Atlanta Teen Voices / all

“What we mean by myth busting is, we are going to bring up some myths about HIV and try to present a different narrative that isn’t so stigmatizing and harmful.”

For National Youth HIV & AIDS Awareness Day, teens gathered at VOX ATL to learn more about what HIV is — and what it isn’t. Debunking myths and sharing accurate information helps us stay informed for better health!

HIV Myth Busting with VOX ATL [Podcast]

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Robyn, Jada, Anike and Bailey gathered at VOX ATL to learn a little about HIV with the help of Habeebah Yasin, office & admin coordinator the Feminist Women’s Health Center, and peer health educator and VOX ATL alumn Zariyah Allen. Listen in on their conversation, and here are some myths they’re busting.


First and foremost, what is HIV anyway? 

HIV stands for human immunodeficiency virus, a virus that attacks the body’s immune system. 

What myths about HIV have you already heard? 

Myth: One myth about HIV that I’ve heard is that only gay men are impacted by HIV. 

Fact: HIV affects everyone. The Centers for Disease Control and Prevention (CDC) reports that more than half (58%) of estimated HIV infections in 2021 were among young people ages 13-34. And it affects more people in the US South than in other parts of the country, according to data from Emory University’s Rollins School of Public Health.

Myth: People think you can get HIV from basic contact, like toilet paper or toilet seats.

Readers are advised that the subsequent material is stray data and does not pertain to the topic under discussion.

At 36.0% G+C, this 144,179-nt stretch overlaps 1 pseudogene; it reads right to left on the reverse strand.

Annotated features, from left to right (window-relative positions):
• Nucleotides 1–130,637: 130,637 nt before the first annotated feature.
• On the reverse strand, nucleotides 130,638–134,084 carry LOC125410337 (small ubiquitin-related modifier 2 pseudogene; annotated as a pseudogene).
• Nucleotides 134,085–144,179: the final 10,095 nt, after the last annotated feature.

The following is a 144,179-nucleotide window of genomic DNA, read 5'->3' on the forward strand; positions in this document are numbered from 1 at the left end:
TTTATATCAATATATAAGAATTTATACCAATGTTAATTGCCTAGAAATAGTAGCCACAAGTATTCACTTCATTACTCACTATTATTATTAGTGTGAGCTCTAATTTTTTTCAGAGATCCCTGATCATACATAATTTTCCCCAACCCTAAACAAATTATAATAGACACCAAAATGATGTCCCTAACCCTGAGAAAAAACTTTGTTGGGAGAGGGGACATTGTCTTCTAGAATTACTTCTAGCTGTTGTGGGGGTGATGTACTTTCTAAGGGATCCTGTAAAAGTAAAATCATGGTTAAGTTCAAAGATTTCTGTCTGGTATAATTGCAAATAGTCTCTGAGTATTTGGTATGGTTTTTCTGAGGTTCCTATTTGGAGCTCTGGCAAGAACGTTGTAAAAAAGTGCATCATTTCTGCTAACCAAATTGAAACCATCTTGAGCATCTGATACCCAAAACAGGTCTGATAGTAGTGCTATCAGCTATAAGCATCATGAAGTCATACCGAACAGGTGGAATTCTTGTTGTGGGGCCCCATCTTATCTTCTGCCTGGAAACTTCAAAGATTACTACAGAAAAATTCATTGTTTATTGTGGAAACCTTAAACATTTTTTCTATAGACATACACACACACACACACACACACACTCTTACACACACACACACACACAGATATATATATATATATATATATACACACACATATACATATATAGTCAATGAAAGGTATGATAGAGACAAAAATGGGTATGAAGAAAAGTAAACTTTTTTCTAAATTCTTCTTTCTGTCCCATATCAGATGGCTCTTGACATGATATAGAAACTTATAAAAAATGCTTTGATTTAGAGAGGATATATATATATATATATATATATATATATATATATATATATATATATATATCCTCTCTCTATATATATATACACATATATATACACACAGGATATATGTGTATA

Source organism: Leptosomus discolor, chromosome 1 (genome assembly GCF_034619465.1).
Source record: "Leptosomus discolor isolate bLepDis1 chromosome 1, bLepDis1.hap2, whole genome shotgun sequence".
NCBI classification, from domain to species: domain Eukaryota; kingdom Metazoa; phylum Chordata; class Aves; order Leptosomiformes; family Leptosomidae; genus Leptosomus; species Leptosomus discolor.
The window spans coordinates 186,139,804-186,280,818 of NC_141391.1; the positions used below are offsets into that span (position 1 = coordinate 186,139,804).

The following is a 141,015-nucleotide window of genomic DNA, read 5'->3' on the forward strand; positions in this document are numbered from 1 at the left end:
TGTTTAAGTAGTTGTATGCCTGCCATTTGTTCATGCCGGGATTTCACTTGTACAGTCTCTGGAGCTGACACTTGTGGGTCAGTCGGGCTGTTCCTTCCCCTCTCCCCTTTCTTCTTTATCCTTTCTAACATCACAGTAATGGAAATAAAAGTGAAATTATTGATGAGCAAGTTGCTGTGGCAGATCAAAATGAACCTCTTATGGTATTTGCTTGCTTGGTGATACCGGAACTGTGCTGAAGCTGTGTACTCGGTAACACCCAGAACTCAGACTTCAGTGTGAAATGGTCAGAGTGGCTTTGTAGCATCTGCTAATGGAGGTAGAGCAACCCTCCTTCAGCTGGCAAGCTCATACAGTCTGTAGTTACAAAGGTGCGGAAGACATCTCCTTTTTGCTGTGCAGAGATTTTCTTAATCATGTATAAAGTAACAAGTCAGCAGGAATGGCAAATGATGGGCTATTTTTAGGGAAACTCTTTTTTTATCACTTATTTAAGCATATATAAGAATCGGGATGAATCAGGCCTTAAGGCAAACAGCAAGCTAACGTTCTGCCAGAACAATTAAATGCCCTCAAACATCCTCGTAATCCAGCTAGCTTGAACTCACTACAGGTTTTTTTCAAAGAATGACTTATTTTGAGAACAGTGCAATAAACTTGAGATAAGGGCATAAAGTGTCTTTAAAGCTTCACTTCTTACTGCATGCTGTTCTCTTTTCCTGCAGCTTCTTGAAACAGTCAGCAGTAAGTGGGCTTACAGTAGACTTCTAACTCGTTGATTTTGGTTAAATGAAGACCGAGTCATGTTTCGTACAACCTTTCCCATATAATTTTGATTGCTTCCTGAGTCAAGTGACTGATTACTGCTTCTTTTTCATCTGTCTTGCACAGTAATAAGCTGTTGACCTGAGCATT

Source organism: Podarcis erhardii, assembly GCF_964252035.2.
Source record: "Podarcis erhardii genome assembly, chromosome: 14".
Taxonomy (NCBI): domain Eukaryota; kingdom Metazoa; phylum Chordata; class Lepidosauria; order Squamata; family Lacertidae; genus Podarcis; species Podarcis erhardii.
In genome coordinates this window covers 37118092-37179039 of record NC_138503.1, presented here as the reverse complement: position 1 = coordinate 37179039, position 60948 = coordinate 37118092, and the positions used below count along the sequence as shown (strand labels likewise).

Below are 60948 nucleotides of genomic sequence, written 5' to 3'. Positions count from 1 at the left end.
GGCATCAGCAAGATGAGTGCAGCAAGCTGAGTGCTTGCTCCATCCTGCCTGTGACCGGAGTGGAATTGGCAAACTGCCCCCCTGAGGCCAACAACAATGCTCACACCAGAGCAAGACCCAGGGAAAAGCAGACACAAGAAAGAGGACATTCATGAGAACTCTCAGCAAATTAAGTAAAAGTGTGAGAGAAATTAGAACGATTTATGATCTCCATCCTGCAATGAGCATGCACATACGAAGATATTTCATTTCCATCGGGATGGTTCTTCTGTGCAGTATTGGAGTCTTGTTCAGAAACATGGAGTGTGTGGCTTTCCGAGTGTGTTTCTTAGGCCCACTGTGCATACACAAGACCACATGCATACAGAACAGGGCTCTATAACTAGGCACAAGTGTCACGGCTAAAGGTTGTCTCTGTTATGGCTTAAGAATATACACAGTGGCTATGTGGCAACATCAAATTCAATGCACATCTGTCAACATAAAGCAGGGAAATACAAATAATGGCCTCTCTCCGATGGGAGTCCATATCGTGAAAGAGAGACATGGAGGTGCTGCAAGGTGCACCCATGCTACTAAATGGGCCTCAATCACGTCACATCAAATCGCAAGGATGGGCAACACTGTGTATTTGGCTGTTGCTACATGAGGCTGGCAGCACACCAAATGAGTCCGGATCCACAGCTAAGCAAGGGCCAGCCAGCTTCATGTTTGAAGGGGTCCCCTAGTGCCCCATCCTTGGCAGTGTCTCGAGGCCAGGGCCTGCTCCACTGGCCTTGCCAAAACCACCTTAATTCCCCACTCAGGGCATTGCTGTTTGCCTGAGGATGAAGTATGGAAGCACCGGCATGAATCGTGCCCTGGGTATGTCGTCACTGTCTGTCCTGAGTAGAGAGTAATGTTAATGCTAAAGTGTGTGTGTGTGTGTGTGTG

Fact: That’s just not true. According to the CDC, the most common transmission of HIV is through unprotected sex and sharing needles, syringes, or other drug injection equipment. HIV can be spread from a mother to her baby during pregnancy, birth, or breastfeeding. You cannot get HIV from donating blood, since U.S. blood collection procedures are highly regulated. And you cannot get HIV from saliva. 

Myth:  HIV is considered a death sentence, like, as soon as you get it, it’s extremely deadly.

Fact: There is currently no cure for HIV (if you get infected you have it for life). But there are ways to treat HIV to live with and control it. There are two types of HIV treatment: pills and shots.

If not treated, HIV can lead to AIDS (acquired immunodeficiency syndrome), a term commonly mistaken for and used interchangeably with HIV. People with AIDS have badly damaged immune systems and can get severe illnesses, called opportunistic infections. When people who have AIDS get sick, they can get really sick.

So, what is the importance of taking this myth busting into the real world, and what are some ways that you can do that outside of a podcast?  

I think it’s important because it really tears down the barriers. And it makes people want to learn more about HIV. I know it’s a touchy subject. Before our informative session [with Feminist Women’s Health Center and Healthy Love peer educator] I didn’t know what HIV was. All I knew was that it was dangerous, and it was a “disease,” but now I know that it’s labeled as a [viral] infection. It’s not [spread] just [through] sex, it’s like, bodily fluids [but not saliva]. I think people need to be made more aware about how many ways they can get HIV, because a virgin could have HIV, right?

It just breaks down things that people, that society views as normal, because all the things that we’ve been putting out up until now about HIV, it’s not, it’s not necessarily true, or if it is true, then it’s been like, exaggerated  to an extent where it’s just,  terrifying. So having this taken out into the community just provides more information and gets rid of some of the stereotypes or the stigma around HIV and makes people safer.

Listen on Soundcloud:

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Resources & Sources: 

Editor’s note: This content is supported by Counter Narrative Project



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